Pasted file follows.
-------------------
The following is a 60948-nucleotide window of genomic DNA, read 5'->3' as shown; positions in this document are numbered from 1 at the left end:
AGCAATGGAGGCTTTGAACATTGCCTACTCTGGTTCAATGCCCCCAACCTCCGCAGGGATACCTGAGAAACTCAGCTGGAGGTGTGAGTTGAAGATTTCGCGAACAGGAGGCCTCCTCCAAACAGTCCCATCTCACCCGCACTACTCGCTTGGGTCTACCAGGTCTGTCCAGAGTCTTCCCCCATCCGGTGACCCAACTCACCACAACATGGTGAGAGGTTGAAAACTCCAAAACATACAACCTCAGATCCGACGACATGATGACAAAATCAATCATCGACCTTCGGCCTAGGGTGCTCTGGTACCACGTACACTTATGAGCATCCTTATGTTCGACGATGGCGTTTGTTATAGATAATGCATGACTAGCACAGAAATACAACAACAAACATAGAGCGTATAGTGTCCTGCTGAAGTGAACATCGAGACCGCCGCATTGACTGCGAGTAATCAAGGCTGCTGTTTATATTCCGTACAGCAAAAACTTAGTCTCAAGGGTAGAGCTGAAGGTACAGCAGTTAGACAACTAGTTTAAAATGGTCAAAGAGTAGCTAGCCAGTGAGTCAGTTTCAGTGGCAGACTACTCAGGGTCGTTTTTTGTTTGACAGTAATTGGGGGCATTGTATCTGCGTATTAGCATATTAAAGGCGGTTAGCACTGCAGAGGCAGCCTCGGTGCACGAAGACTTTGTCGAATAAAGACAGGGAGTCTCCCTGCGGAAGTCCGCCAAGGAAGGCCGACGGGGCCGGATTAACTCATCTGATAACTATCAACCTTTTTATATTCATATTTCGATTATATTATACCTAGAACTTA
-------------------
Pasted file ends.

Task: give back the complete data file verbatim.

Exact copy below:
The following is a 60948-nucleotide window of genomic DNA, read 5'->3' as shown; positions in this document are numbered from 1 at the left end:
AGCAATGGAGGCTTTGAACATTGCCTACTCTGGTTCAATGCCCCCAACCTCCGCAGGGATACCTGAGAAACTCAGCTGGAGGTGTGAGTTGAAGATTTCGCGAACAGGAGGCCTCCTCCAAACAGTCCCATCTCACCCGCACTACTCGCTTGGGTCTACCAGGTCTGTCCAGAGTCTTCCCCCATCCGGTGACCCAACTCACCACAACATGGTGAGAGGTTGAAAACTCCAAAACATACAACCTCAGATCCGACGACATGATGACAAAATCAATCATCGACCTTCGGCCTAGGGTGCTCTGGTACCACGTACACTTATGAGCATCCTTATGTTCGACGATGGCGTTTGTTATAGATAATGCATGACTAGCACAGAAATACAACAACAAACATAGAGCGTATAGTGTCCTGCTGAAGTGAACATCGAGACCGCCGCATTGACTGCGAGTAATCAAGGCTGCTGTTTATATTCCGTACAGCAAAAACTTAGTCTCAAGGGTAGAGCTGAAGGTACAGCAGTTAGACAACTAGTTTAAAATGGTCAAAGAGTAGCTAGCCAGTGAGTCAGTTTCAGTGGCAGACTACTCAGGGTCGTTTTTTGTTTGACAGTAATTGGGGGCATTGTATCTGCGTATTAGCATATTAAAGGCGGTTAGCACTGCAGAGGCAGCCTCGGTGCACGAAGACTTTGTCGAATAAAGACAGGGAGTCTCCCTGCGGAAGTCCGCCAAGGAAGGCCGACGGGGCCGGATTAACTCATCTGATAACTATCAACCTTTTTATATTCATATTTCGATTATATTATACCTAGAACTTA